Making the argument that boozing someone up and sleeping with them the same as rape either false, or changing the definition of rape to lose the meaning that invests it with the emotional context its connotations imply.

Voluntarily impairing your judgement does not render your judgements null and void.

Actively getting someone really drunk while you remain sober, for the specific purpose of sleeping with them...is rape by most reasonable definitions.

As the situation becomes less clear-cut that line blurs a bit...eventually to the point where two equally drunk people having consensual sex is not rape by basically all reasonable definitions...but that's not the situation being discussed here (since there's no reciprocal Charms going on).

Besides, if we're talking equivalents, Charm Person is spiking their drink without their knowledge and consent, anyway. And that's clearly not okay.

Andoran

Marcus Robert Hosler wrote:
I may view letting yourself get sexually violated as "obviously harmful/self-destructive orders" which means all these spells and even the skills wouldn't let you force sex with someone.

Eh...you think they're your friend. Unless you're married or something, I'm not sure that qualifies as self-destructive from your perspective. It is, but so's fighting their enemies, and Charm Person can make you do that. It's unpleasant, but speaking logically...

Marcus Robert Hosler wrote:
I also wouldn't allow the grapple rules to be used that way either.

Ugly as it is...logically, this too should work.

Marcus Robert Hosler wrote:
In my opinion Pathfinder doesn't have explicit mechanics for rape and for good reason. Rape isn't fun and the game rules shouldn't support it. If a darker narrative requires it, then the GM should do it through narrative elements. The game/fun side of pathfinder should have nothing to do with rape.

Depends on the style of game, and level of simulationist/narrativist play your group is comfortable with. If they require the rules to be the 'laws of physics' well...

Obviously, you should never include anything in a game everyone isn't comfortable with including.

Andoran

Yup, what Kudaku says. Those Feats/Racial Abilities let you make friends real quick and win over your enemies with charm...but don't actually help the 'Request a thing' part of Diplomacy. They make people like you, not obey you.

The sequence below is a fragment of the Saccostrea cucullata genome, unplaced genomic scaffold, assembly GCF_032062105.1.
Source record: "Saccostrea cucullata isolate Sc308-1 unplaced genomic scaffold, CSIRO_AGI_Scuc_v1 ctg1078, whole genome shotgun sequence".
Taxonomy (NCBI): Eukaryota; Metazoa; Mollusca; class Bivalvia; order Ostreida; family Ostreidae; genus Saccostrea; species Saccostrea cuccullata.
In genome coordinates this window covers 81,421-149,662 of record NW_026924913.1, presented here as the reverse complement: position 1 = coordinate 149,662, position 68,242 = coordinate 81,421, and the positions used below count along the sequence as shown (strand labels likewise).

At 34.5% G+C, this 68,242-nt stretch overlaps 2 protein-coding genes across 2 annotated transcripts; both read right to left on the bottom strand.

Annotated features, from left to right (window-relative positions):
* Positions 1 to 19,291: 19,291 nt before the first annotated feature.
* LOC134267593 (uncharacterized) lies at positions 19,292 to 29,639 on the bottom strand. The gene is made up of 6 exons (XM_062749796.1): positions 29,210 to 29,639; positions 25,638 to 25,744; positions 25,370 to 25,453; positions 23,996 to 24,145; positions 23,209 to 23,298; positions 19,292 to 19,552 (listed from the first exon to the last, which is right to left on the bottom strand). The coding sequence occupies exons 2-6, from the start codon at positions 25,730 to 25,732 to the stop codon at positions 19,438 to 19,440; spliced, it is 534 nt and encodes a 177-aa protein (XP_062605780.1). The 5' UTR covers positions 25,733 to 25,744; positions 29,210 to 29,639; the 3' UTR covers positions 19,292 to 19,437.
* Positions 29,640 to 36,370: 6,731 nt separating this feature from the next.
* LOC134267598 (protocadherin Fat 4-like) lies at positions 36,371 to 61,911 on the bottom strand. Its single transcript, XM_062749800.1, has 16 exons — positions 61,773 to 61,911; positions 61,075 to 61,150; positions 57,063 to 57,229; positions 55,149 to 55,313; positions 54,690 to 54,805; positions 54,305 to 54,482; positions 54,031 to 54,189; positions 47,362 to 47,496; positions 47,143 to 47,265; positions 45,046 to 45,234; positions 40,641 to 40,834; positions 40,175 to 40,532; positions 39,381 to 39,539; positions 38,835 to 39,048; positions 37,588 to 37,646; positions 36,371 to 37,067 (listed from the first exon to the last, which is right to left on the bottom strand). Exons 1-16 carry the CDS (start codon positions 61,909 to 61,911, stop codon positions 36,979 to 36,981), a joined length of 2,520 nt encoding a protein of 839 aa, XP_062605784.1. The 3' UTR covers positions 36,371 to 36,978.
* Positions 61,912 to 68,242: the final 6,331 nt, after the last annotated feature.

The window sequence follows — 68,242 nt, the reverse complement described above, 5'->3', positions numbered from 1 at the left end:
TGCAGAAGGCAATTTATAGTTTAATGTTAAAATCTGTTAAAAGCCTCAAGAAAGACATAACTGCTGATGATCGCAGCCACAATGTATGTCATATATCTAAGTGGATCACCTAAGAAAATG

Andoran

thejeff wrote:
Or to prevent combat when the alternative is killing them.

Absolutely. Or several similar scenarios.

Andoran

Undone wrote:
There is nothing stating you can't use diplomacy more than once.

Uh...

Diplomacy wrote:
You cannot use Diplomacy to influence a given creature's attitude more than once in a 24-hour period. If a request is refused, the result does not change with additional checks, although other requests might be made. You can retry Diplomacy checks made to gather information.

So yes, there is.

Undone wrote:
So other than GM fiat what is to stop me from convincing someone to go from torag to abadar to azmodeous? Change their values by making high enough consistent diplomacy checks. Diplomacy done 60 times in an hour could slowly convince someone of just about anything unless the GM fiat rule comes in.

Diplomacy can only do two things by the rules:

1. Make people like you.
2. Get people to do things that don't violate their values or nature.

There are no rules for convincing people to change their beliefs. At all.

137ben wrote:
Haskol wrote:

Ummm...I get the feeling that you have one idea of what a number of those spells are good for and are implying that there are no other methods of utilizing those spells.

Suggestion, Dominate Person, Charm Person, etc. all have many other uses which are probably far more likely to see table use than getting the local tavern wench into the sack. Unnatural Lust is its normal form lasts all of one round and the Headband of Seduction costs 40,000 to push that up to 10 minutes when there are likely far more useful items to purchase.

If you don't like those spells because of their potential use to be creepy toward non-existent people, then don't use them at your table. But please don't think that is the only reason to ever have those spells prepared.

Using evil methods to accomplish non-evil ends is still evil.

Is mind control more Evil than stabbing someone repeatedly in the face? Probably not usually (though it can be if you mind control them to do certain things). That being the case, it seems a reasonable thing to use in combat against people trying to kill you.

Andoran

Undone wrote:

My point is simple.

A sufficiently high diplomacy score is indistinguishable from charm person.

If I have +50 diplomacy I functionally have charm person attached to my every word. I can convince people to kill their family, get into bed with me, or make me the sole inheritor of the fortune they're about to leave behind.

Nope! Let's quote Diplomacy's 'asking favors' section:

Diplomacy wrote:
If a creature's attitude toward you is at least indifferent, you can make requests of the creature. This is an additional Diplomacy check, using the creature's current attitude to determine the base DC, with one of the following modifiers. Once a creature's attitude has shifted to helpful, the creature gives in to most requests without a check, unless the request is against its nature or puts it in serious peril. Some requests automatically fail if the request goes against the creature's values or its nature, subject to GM discretion.

Emphasis mine. People can't be convinced to do things against their own values with Diplomacy. Period. They retain free will.

Undone wrote:
Charm functions as though you had an obnoxiously high diplomacy score.